Breath

In tiny waves of light the morning came. I stood above my son, watching him sleep. Outside the ash fell and the birds were quiet, but, inside, the house was full of his breath.

I wonder if this is how all mothers will feel on the day the world ends.

The wildfires are still burning just east of us, eating up the Gorge, tree by tree. Our windshields and our lungs are covered in their tiny remnants, reminding us how close we live to the line between what we control and what we cannot.

It is dark and quiet, even during the day. The sun has turned a terrifying shade of red.

I drove my son to preschool this morning, a little world brimming with glued pinecones, songs about raccoons, and kind-hearted teachers who have handwritten each child’s name on the classroom wall.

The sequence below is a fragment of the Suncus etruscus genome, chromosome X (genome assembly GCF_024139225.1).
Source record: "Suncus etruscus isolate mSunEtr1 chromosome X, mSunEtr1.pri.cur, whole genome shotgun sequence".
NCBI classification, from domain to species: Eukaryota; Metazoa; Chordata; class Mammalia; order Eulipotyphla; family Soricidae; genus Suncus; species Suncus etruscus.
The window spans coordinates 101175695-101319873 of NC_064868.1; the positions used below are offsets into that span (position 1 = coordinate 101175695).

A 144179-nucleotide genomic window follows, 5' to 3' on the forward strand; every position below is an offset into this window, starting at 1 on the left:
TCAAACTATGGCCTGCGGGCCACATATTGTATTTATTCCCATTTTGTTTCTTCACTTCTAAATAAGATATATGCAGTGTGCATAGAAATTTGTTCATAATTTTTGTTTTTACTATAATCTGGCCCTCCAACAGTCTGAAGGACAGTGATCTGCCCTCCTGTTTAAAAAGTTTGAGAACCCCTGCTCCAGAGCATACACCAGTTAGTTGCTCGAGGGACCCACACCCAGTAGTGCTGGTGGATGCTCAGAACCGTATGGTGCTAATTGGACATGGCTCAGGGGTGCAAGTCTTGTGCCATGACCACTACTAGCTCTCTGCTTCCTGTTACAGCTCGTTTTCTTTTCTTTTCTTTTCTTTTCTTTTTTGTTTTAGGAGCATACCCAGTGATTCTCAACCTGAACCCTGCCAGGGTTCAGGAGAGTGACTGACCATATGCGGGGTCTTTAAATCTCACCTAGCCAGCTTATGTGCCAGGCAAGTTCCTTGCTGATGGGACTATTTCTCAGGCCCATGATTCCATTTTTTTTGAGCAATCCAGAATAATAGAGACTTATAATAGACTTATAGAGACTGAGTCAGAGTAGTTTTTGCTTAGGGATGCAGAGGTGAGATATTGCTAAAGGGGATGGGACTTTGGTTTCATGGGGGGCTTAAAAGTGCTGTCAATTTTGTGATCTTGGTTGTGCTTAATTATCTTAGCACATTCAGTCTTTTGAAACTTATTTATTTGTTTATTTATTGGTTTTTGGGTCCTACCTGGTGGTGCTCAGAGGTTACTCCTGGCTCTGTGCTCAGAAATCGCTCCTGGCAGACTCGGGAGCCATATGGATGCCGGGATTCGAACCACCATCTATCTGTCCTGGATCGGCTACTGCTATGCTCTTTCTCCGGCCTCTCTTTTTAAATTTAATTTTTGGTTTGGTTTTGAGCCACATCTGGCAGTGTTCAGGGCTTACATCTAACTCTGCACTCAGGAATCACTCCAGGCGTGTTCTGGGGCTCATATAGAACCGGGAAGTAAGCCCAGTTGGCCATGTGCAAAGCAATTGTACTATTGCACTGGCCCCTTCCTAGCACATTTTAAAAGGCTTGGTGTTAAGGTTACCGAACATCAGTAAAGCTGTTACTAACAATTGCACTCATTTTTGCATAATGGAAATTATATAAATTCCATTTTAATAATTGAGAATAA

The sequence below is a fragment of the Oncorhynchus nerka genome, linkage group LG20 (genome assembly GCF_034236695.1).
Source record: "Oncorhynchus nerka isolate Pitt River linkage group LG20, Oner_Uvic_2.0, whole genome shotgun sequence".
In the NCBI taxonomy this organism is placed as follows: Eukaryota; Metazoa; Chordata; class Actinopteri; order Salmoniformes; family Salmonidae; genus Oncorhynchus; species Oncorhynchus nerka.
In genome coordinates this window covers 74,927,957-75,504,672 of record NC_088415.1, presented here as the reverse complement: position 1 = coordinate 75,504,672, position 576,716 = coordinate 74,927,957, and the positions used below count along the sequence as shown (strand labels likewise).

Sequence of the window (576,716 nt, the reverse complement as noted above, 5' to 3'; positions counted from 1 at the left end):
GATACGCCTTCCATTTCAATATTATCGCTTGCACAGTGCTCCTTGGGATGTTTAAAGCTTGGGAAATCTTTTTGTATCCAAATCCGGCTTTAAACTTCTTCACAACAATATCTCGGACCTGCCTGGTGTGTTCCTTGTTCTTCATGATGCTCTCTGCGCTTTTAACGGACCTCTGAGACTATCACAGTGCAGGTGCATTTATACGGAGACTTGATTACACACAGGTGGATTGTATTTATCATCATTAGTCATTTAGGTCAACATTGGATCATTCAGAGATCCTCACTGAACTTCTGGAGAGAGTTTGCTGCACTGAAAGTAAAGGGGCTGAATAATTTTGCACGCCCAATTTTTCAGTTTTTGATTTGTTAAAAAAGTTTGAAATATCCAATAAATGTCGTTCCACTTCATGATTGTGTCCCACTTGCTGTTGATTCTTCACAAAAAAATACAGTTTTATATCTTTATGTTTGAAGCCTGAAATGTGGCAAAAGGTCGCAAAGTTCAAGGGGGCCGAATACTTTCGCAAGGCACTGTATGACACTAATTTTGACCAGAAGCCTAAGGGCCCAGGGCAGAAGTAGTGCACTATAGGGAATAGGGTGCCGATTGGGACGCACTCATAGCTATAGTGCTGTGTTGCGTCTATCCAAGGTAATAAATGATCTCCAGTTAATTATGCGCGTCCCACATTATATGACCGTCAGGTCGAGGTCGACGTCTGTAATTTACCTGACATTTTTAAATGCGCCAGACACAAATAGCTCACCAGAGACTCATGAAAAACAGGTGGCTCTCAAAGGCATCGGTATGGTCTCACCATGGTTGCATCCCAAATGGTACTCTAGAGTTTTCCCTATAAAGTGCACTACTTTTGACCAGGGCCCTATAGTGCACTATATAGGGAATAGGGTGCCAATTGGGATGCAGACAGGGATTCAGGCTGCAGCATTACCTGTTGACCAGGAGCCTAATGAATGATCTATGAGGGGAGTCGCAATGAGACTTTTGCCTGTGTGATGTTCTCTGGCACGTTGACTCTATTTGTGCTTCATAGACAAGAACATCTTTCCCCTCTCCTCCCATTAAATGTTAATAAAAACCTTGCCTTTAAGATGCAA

On our way home, we passed a man riding his bike with a mask over his face, and overheard two men at the grocery store anxiously discussing evacuations.

The contrast between worlds is impossible to reconcile.

And this is to say nothing of the flood waters in Texas that are rising, the nuclear weapons that are festering in the hands of angry men, and the unchartered seas that are filling with people looking for a home.

It is hard to catch my breath.

It all feels so very apocalyptic.

Scripture claims that Creation is groaning, and I can feel it tonight, feel its ache in the tightness of my lungs and the sting of my eyes.

And, maybe that is the way it should be, that we would grieve what has become of us and what we have done, but lest we despair, we should also listen for the sound of our children’s breath, reminding us of all the beauty that still remains.

CLAIRE CAREY DEERING believes less is more, in writing and in life.

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